SISA Hosts Local Foods Dinner

Meghan Rasmussen ’16, Contributing Writer

Event organizers on stage during the 10th Annual Local Foods Dinner in the HUB Social Hall.

Event organizers on stage during the 10th Annual Local Foods Dinner in the HUB Social Hall.

Carlisle residents and the campus community came together on Saturday, March 23 to enjoy the tenth annual Local Foods Dinner. The dinner, organized by Students Interested in Sustainable Agriculture (SISA) and the Dickinson Farm, featured a seasonal feast made exclusively with ingredients from local farmers. The celebration exposed students and the local community to Cumberland Valley’s varied agricultural resources.

Farmer, writer and activist Janisse Ray was this year’s keynote speaker. Ray is the author of four books of literary nonfiction and a collection of nature poetry. She traveled from southern Georgia to deliver a talk on the seed crisis. Americans are losing untold numbers of plant varieties to genetically modified industrial monocultures, according to Ray. Her solution to securing the future of food is understanding where it begins: at the seed. Ray proposed that preserving America’s traditional variety of food is as simple as growing old seed varieties and eating them.

An indoor farmers’ market was held in the Holland Union Building before the dinner. The market featured a diverse array of locally grown agricultural products and hand-crafted art.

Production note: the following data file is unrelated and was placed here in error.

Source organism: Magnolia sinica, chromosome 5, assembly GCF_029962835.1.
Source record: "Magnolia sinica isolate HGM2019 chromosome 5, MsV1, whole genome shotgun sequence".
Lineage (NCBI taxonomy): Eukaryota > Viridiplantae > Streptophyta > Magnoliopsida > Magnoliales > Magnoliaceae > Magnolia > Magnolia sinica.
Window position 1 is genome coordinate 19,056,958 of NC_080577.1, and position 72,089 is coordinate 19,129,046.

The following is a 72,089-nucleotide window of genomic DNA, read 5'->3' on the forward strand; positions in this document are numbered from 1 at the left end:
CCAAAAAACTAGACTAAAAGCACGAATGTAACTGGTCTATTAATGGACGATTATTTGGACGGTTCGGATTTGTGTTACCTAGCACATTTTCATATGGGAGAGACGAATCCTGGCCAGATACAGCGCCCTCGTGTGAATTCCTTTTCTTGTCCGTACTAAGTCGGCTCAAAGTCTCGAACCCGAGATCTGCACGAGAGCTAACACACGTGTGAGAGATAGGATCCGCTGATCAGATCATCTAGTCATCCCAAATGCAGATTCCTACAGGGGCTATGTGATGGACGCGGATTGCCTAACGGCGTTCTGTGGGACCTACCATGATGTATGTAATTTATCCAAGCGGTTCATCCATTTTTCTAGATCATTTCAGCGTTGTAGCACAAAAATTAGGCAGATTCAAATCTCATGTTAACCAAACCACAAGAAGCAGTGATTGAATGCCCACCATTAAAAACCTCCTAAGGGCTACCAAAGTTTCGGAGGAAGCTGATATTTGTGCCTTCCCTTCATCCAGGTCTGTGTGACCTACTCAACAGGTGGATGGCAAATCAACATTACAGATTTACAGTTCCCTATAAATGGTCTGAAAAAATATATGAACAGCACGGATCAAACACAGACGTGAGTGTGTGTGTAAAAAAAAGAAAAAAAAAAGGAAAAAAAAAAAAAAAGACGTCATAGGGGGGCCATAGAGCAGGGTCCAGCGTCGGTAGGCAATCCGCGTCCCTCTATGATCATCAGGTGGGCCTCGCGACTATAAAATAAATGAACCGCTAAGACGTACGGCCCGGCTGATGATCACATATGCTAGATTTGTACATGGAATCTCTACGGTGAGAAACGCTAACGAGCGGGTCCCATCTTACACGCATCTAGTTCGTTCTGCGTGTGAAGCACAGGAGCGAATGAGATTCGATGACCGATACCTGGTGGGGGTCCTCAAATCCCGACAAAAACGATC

“It’s a great way to interact with the local community and see how much the area has to offer,” said Abby Carson ’14, who attended the farmers’ market.

The dinner was attended by 250 students, Carlisle residents, and Cumberland Valley growers. Students could reserve spots at the dinner free of charge, and any student contributions to the PASA scholarship fund were by donation.

“This year, tickets for the local community were sold online and sold out within six hours. Student tickets sold out within three days,” said Megan Moody ’13, president of SISA.

Students, faculty and locals sat together for the celebration feast. The dinner was prepared by Dining Services and served buffet style in the HUB Social Hall to an enthusiastic and appreciative crowd. The menu, organized by SISA, included a spring green salad, roasted carrot and butternut squash soup, farro with roasted mushrooms and parmesan, chicken pot pie, roast beef, roasted root vegetables, bread and cheeses, and an apple crisp dessert.

“It’s amazing to see the diversity of foods that are available at this time of year and what the farms are able to produce,” said dinner attendee Carson Gannon ’14. “It’s a shame we don’t eat this way all of the time.”

This year’s dinner was a fundraiser for the Pennsylvania Association for Sustainable Agriculture (PASA) Arias M. Brownback Memorial Scholarship Fund. The endowment assists developing farmers in attending PASA’s Farming for the Future Conference. The annual three-day conference attracts a crowd of over 2,000 aspiring farmers and provides them with opportunities for further education, networking and a connection with the Pennsylvania sustainable agriculture movement. Sixteen Dickinson students attended the conference this year. Throughout the evening, speeches were given by current student farm workers and past recipients of the Brownback scholarship. The evening concluded with the raffle drawing, the proceeds of which help fund the Brownback scholarship.